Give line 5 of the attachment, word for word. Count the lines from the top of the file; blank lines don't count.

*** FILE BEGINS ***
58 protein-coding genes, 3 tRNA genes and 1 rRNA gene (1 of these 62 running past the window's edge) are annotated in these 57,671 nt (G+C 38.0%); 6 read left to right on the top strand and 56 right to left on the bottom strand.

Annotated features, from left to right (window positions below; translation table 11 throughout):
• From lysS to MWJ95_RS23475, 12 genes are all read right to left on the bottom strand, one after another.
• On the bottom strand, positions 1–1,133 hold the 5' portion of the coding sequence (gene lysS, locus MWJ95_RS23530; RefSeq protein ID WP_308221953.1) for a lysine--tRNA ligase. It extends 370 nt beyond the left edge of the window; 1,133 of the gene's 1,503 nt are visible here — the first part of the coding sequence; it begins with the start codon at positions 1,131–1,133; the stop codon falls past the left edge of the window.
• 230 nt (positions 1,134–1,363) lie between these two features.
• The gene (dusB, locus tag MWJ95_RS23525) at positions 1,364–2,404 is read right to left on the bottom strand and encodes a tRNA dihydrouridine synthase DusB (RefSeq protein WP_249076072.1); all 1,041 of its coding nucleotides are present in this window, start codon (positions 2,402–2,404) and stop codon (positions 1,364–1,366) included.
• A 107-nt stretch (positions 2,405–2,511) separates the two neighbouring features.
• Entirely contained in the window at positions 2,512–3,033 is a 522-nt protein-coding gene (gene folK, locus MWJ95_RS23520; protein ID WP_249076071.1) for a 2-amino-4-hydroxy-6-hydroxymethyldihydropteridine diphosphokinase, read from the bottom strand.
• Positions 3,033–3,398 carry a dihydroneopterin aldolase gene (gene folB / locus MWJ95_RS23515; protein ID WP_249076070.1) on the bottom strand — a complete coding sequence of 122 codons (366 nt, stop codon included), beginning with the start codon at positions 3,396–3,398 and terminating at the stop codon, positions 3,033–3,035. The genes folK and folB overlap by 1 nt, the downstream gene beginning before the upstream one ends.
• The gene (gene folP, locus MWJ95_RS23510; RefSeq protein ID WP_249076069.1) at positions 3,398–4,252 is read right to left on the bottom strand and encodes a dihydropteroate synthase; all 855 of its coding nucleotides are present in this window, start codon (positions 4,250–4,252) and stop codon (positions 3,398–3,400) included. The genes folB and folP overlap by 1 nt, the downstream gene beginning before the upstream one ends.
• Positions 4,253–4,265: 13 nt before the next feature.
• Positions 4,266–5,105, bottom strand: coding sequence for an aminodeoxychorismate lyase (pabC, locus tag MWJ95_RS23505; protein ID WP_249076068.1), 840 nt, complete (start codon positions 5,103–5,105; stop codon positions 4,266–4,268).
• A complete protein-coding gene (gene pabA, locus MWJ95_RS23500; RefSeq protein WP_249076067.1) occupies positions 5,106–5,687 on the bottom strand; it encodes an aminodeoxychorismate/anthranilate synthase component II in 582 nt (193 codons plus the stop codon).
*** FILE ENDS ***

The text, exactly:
• 230 nt (positions 1,134–1,363) lie between these two features.